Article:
One for my Kiwi readers…
31 January 2017
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Kia ora and welcome to the January newsletter for NZC Online and a new school year for 2017. It’s designed to keep you up to date with new ideas, resources, stories, and research to help you give effect to the national curriculum in ways that best address your school context.
What’s new on NZC?
Fairhaven Special School: Culturally responsive pedagogyFairhaven Special School staff share their learning journey towards becoming a more culturally responsive inclusive school.
This school story is relevant to all schools reviewing their curriculum with their community.
National events and the NZC
These materials highlight national days and weeks of importance. They explain how national events link to The New Zealand Curriculum and provide ideas, resources, and tools to help schools get involved.
Term 1 2017
Chinese New Year, from January 28
By examining this celebration students can explore values such as diversity and respect, and develop conceptual understandings of culture, identity, and customs.
Waitangi Day, February 6
Waitangi Day provides an opportunity for students to examine social science concepts and values, and develop key competencies. Schools can also consider how the Treaty of Waitangi principle is used as a foundation for curriculum decision making.
See the national events page for events planned for the rest of the year.
NZ Senior Secondary Curriculum Guides
New Zealand Sign Language/Te Reo Rotarota, or NZSL, is the main language of the Deaf community in New Zealand. It became an official language of New Zealand in April 2006, alongside English and te reo Māori.
New Zealand Sign Language achievement standards for levels 6, 7, and 8 have been developed for use from 2017.What’s new or different?
Context elaborations are now available online:
New on TKI – Pasifika dual language books
A series of texts to help new entrant Pasifika children transition to English medium schools are now available. The resources are in line with the Pasifika Education Plan and the Ministry Statement of Intent, by ensuring the linguistic strengths these students bring to school will be used to build their English language and literacy.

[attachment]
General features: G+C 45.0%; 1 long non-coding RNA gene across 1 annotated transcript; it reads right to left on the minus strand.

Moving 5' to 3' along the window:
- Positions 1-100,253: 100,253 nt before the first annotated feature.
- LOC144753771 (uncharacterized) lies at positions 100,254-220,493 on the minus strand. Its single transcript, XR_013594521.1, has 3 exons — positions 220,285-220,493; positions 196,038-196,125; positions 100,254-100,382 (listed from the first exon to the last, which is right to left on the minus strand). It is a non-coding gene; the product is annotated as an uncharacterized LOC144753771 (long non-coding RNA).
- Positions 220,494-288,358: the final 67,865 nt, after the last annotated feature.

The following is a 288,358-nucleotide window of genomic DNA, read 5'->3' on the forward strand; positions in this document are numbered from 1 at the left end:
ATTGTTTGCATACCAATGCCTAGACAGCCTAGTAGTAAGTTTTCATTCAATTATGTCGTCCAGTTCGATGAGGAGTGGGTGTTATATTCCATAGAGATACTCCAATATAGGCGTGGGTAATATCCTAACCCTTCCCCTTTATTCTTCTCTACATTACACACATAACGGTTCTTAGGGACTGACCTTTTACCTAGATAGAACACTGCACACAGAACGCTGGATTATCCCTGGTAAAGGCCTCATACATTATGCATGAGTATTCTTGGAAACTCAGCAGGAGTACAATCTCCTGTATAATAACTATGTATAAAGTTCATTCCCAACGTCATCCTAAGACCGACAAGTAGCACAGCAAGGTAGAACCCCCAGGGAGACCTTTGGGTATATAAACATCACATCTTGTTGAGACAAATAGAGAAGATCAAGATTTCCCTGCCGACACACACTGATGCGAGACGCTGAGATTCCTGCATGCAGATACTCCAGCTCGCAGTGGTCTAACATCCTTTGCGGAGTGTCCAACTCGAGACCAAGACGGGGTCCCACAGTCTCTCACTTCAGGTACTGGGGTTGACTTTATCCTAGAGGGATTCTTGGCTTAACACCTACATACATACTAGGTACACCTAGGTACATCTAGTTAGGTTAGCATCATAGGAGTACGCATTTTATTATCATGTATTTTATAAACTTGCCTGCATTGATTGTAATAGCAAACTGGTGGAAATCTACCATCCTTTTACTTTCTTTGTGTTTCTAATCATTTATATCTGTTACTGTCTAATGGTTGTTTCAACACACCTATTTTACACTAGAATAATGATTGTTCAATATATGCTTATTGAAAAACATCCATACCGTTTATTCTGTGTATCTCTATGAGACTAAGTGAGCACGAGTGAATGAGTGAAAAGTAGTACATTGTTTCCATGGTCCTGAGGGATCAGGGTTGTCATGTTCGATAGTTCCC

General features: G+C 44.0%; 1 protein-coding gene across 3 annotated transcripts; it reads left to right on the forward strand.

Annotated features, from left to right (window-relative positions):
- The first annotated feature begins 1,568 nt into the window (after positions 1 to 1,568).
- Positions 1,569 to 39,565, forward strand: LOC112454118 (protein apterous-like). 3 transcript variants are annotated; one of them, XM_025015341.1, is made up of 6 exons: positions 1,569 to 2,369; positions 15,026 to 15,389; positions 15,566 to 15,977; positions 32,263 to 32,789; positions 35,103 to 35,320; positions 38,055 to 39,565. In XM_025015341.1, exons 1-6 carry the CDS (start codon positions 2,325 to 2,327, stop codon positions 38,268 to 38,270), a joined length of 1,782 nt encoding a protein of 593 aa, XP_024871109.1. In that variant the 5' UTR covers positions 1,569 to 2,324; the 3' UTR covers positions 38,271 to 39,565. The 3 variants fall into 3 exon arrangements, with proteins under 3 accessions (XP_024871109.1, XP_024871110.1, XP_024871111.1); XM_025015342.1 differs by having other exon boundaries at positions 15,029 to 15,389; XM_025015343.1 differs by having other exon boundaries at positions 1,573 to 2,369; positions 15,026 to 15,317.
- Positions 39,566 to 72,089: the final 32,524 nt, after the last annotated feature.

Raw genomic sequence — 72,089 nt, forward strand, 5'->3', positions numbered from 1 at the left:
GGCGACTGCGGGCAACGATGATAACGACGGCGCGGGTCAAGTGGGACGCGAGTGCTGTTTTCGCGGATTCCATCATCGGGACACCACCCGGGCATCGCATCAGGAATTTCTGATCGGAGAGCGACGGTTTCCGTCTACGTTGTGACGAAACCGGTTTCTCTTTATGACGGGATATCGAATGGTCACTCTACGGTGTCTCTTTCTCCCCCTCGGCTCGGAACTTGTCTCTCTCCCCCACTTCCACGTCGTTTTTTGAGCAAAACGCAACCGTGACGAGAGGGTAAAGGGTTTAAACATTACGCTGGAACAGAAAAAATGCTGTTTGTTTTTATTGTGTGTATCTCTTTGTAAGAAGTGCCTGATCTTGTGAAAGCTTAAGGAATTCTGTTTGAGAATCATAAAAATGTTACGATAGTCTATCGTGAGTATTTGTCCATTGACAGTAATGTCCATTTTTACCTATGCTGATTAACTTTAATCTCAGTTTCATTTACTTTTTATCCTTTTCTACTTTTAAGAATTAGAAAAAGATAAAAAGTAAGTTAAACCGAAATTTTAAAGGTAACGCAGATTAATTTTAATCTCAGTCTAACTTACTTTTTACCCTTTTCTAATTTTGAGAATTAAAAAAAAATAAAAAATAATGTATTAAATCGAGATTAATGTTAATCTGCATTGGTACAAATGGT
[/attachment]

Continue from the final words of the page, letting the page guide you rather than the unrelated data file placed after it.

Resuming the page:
The key resources comprise 20 dual language early reading books in five Pasifika languages (Gagana Sāmoa, Lea Faka-Tonga, Cook Islands Māori, Gagana Tokelau, and Vagahau Niue) and English.
These books will not come to your school unless you order them.
Books can be ordered from Down the Back of the Chair for each new entrant in your school from each Pacific group.
Other resources are available to support teachers and parents to use the books with the children. There are also audio files of all books in each language and in English available online.
Take another look…
From the blog: Learner agency
As you begin a new year you might like to think about ways you can give your students more agency over their learning this year. Students have a sense of agency when they feel in control of things that happen around them; when they feel that they can influence events.
Our latest blog post unpacks learner agency and how we can support students to be active participants in their learning.
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